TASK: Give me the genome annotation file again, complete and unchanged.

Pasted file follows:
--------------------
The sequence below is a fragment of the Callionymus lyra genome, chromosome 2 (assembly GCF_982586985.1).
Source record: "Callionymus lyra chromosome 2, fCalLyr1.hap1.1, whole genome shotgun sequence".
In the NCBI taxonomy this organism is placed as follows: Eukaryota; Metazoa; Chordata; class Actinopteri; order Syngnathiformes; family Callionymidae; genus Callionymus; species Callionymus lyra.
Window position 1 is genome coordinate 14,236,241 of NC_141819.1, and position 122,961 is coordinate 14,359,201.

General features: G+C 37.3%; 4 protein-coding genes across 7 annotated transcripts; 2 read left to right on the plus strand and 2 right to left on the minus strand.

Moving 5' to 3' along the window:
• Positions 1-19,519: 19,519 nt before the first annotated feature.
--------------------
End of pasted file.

The sequence below is a fragment of the Callionymus lyra genome, chromosome 2 (assembly GCF_982586985.1).
Source record: "Callionymus lyra chromosome 2, fCalLyr1.hap1.1, whole genome shotgun sequence".
In the NCBI taxonomy this organism is placed as follows: Eukaryota; Metazoa; Chordata; class Actinopteri; order Syngnathiformes; family Callionymidae; genus Callionymus; species Callionymus lyra.
Window position 1 is genome coordinate 14,236,241 of NC_141819.1, and position 122,961 is coordinate 14,359,201.

General features: G+C 37.3%; 4 protein-coding genes across 7 annotated transcripts; 2 read left to right on the plus strand and 2 right to left on the minus strand.

Moving 5' to 3' along the window:
• Positions 1-19,519: 19,519 nt before the first annotated feature.